While both were examples of the Ancient Greek polis, Sparta and Athens had vast differences. Much of this can be traced to their ethnic roots. The Spartans were descended from Dorian invaders of the Peloponnese, while the Athenians were Ionian Greeks.
Sparta was an insular society with few outside contacts and relations. They did not maintain trade networks with the other Greeks and preferred to manage their own local affairs. They seldom formed alliances with the other Greek city-states (a notable exception being the Persian Wars). The Athenians, on the other hand, constantly looked outward. They maintained extensive trade relations with much of the Greek world, as well as the central and eastern Mediterranean. They formed numerous military, commercial, and political alliances with their neighbors and were much more open to receiving outsiders into their polis.
Government and politics differed greatly between the two city-states. Athens is famous for being the birthplace of democracy. During the 5th century BCE, decisions were made by popular vote by land-owning adult male citizens. Holders of public offices were selected through a lottery system. Court decisions were made by juries. At this time, Sparta was ruled by kings who made decisions alongside a council of elders. This oligarchy had near-total control of legal and political affairs in Sparta.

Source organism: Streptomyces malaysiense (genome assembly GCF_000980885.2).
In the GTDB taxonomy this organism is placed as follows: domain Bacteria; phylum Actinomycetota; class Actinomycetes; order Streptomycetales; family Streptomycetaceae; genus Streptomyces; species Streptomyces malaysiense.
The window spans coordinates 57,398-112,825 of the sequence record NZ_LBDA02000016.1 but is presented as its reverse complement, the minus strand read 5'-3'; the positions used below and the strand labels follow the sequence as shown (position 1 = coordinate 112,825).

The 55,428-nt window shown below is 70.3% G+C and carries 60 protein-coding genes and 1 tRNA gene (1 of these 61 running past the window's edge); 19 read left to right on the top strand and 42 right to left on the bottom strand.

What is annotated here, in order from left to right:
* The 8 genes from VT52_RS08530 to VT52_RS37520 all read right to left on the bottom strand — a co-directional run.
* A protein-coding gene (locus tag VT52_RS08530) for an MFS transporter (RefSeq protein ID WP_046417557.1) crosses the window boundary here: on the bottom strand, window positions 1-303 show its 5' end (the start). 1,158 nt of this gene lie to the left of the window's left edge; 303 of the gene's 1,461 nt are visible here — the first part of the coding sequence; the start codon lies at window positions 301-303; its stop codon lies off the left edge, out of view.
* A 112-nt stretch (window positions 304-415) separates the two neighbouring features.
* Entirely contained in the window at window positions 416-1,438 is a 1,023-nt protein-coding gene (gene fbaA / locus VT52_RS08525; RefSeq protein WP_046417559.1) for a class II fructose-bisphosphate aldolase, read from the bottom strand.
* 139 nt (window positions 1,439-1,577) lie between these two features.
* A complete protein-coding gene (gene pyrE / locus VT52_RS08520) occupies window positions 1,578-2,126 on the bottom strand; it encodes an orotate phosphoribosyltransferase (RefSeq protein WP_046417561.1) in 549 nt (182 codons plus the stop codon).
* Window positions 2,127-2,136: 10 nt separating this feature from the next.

Arts were highly valued by the Athenians. Most of the Greek literature and drama that we know of today came from Athens. Visual arts and music were also appreciated in this polis. The Athenians also built sophisticated monumental buildings, such as the temples of the Acropolis. The Spartans, however, saw little value in these artistic pursuits. Instead, they placed more cultural value on militaristic achievements and feats of strength.